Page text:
If you don’t live in India, you should consider donating because of the enormous social and environmental benefits that car-sharing provides.  By leveraging investment capital and re-investing revenues from members, we will give your donation’s ultimate impact a huge multiplier effect!

More updates on this venture can be seen here.

 

CARMa – Creating Access to Resources and Markets

Professor Nandini Vaidyanathan is a traveling teacher who teaches entrepreneurship in several ivy -league business schools around the world including Princeton, London School of Economics and National University of Singapore, overseas and in India in IIMA, IIMB, IIML and ISB. A year ago, she founded CARMa (Creating Access to Resources & Markets), (www.carmaconnect.in) with a lofty ambition: to change the karma of entrepreneurs in India. She writes a regular monthly column for the magazine, Entrepreneur. She is a TED speaker. She has just published her book Entrepedia, a step by step guide to becoming an entrepreneur in India. The book has a prelaunch sale of 50,000 copies and is on its way to becoming a best seller.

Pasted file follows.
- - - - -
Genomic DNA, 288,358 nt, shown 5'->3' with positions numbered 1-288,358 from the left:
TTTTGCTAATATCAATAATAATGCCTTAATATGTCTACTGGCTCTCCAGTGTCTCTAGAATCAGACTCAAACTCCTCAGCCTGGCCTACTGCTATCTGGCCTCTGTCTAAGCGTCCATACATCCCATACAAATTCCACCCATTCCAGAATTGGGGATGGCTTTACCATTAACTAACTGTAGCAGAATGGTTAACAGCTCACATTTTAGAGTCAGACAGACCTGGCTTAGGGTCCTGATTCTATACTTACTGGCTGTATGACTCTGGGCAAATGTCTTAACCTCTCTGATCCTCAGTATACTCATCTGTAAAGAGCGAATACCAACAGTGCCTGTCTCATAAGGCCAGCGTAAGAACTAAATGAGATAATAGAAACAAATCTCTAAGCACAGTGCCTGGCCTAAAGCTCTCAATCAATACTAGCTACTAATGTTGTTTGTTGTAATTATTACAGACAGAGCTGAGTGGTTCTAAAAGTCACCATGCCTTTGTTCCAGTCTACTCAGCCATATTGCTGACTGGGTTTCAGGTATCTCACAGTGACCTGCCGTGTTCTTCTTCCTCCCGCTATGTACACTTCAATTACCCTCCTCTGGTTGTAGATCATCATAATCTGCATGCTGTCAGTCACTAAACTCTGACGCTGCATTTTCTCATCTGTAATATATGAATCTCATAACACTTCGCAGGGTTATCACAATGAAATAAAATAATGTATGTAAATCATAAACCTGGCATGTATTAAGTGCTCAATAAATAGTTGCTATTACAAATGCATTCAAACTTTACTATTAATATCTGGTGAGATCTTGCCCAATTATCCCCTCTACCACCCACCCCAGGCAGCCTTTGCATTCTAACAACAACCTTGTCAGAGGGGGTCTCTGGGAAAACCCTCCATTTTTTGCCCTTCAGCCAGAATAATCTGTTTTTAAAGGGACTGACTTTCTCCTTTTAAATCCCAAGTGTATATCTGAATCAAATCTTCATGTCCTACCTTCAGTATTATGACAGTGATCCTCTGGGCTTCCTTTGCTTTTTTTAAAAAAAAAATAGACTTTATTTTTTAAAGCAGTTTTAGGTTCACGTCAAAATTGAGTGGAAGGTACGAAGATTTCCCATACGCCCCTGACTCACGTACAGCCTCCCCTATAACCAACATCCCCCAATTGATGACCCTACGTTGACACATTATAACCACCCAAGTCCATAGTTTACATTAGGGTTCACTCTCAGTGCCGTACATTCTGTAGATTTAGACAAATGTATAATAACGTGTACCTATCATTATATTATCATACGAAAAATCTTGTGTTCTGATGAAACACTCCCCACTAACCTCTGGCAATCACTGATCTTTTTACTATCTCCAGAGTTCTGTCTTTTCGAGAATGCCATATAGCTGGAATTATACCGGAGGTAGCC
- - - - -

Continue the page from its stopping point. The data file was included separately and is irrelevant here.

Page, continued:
Here, she is sharing about CARMa offerings.

Our whole life revolves around entrepreneurs. We are passionate believers that India should be a country of a billion entrepreneurs – either you have your own enterprise or you think and feel so entrepreneurially that you feel like an entrepreneur even if you don’t own the enterprise.

We believe that the biggest pain point for all entrepreneurs, irrespective of what stage they are in, is access to resources and markets. And that’s where CARMa (Creating Access to Resources and Markets) comes in. CARMa addresses this pain point by:

  • CARMa Sutra: Mentoring entrepreneurs (start-ups, mature enterprises and family businesses)